The inspirational Marlene Cummins is excited about the release of her debut album, along with a documentary all about her time as a ‘Black Panther woman’.
June is going to be a monumental month for Marlene Cummins. It sees both the release of the Rachel Perkins’ directed documentary Black Panther Woman, all about Marlene’s time in the Black Panther Party of Australia, as well as the release of her debut album, Koori Woman Blues.
Marlene likes to describe herself in the words of Richard Bell: “an activist disguised as an artist”. It’s a role that she has been playing since her involvement with the Black Panther movement, which began more than four decades ago.
Marlene was only 18 years old when she met Denis Walker and Sammy Watson Jnr at a local dance in Brisbane. They got talking and that evening, Marlene became an early recruit to the movement. She moved into the house the Australian Black Panther Party would end up sharing and using as their official headquarters.
“This was a chapter of the Black Power movement, an organised headquarters – we didn’t exist anywhere else in Australia,” says Marlen
“As part of being a Panther, you had to sit in the morning with Denis Walker and Samuel Watson Jnr and read all the [Black Power] literature, do your part around the house, cook, clean, look for a job if you didn’t have one, and then we’d go on rallies.”
The idea for the documentary grew from a 19-minute short film Marlene produced for the Metro Screen competition. The comedic take on the Black Panther movement in Australia was called Seize the Dreamtime, referencing the 1960’s protest-era book Seize the Time penned by African-American Black Panther member Bobby Seale.
“It was playing with the difference between blackfellas in America, who were gun-toting revolutionaries, as opposed to us being Panthers in Australia, from a comical perspective,” recalls Marlene, “and the fact that we are very spiritual people and would be more likely to chuck the gun and run. We could never be these gun-toting terrorists.
“It was a comedy, but I was also stating the parallels between us…. At the end of the day, the Black Panthers were a humanitarian group, it’s just that they were fighting for the constitutional right to carry a gun to defend themselves. We were barefoot Panthers, frightened of ghosts,” Marlene says with a laugh.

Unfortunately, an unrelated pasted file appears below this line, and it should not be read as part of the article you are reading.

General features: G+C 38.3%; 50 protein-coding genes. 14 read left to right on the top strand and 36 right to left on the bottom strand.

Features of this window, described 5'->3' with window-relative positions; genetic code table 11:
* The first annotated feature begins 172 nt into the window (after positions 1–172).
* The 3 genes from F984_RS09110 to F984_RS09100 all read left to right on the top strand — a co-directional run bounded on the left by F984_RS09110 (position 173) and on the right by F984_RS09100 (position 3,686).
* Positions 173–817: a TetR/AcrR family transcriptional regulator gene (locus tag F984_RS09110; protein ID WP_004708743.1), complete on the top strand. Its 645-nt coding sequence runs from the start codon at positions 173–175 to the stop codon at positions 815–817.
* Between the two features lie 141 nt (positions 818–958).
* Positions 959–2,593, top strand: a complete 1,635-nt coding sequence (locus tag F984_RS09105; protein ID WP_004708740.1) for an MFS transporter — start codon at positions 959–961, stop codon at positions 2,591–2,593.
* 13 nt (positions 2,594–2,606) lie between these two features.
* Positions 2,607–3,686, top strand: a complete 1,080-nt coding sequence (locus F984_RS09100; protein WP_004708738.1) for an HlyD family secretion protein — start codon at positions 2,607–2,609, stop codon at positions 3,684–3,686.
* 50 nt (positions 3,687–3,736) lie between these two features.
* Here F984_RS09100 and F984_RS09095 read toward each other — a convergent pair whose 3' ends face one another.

Metro Screen loved the short film and encouraged Marlene to develop it into a feature-length documentary. She approached a few different producers but nothing got off the ground. It wasn’t until Rachel Perkins, an old friend of Marlene’s, had some free time in her schedule that the project really took off.
“It wasn’t until recently that we were able to start working together,” says Marlene. “We actually go way back. We played in a band together, The Amunda Band – me on sax and Rachel on lead vocals. So we have a longstanding and good relationship. I wanted to do the story with her.
“My initial idea was to focus just on this particular chapter of the Black Panther party, but Rachel wanted it to be about my story and encouraged me to open up about my experiences. I was a bit apprehensive at first, but I eventually went along with the idea.”
While the story is mainly focused on Marlene, it also comments on the issue of violence against women, something that Marlene feels very strongly about.
“My documentary is also me being outspoken about abuses relating to women and children,” says Marlene. “I speak from my own Aboriginal belief system; [in the past] Aboriginal women’s strengths were recognised and played an integral part in the wellbeing of their community, they were shown an integral respect in the decision-making processes.
“The problems that I see in our community today, I associate with the racism of this country – the displacement of men’s and women’s roles [due to] being forcibly assimilated into a white system where men have inherited belief systems and judgments towards women that are abusive and controlling.”
Throughout her life, Marlene has also fostered a passion for blues music, which started when she first heard Ray Charles on the radio. It was a moment she remembers clearly.
“The first blues song that I ever heard was ‘I Can’t Stop Loving You’ by Ray Charles. When I look back and think about it, that song made me decide that I wanted to be a Blues singer – I could feel it in my ‘gut’.
“Ray was the only black performer being played at that time – the media didn’t like playing ‘raw’ blues – but Ray had an orchestra behind him which kind of ‘whitewashed’ his music to be more acceptable.”
Marlene’s father was a talented multi-instrumentalist, so being surrounded by good music fuelled her passion. Playing saxophone in various blues bands and hosting the program Marlo’s Blues on Koori Radio kept her in touch with this passion. Now, after many years, she is excited to be releasing her own debut album.
“I don’t call myself a singer really. I’m not a Casey Donovan or Christine Anu. It’s not about musical vocal athletics for me. It’s about delivering a message that you feel strongly about,” she says.
“This album has been a long process for me, it’s quite personal. I felt a need to express my political beliefs through my music, but I also express my ability as a black person to laugh and have fun through my music,” Marlene says.
The worldwide film premiere of Black Panther Woman (rated 18+) directed and produced by Rachel Perkins will screen as part of the Sydney Film Festival at 6.15pm on 12 June at Event Cinemas, George St, Sydney (tickets at sff.org.au).
Marlene’s debut album, Koori Woman Blues, will be released on Thursday 12 June through GoSet Music (gosetmusic.com) and iTunes.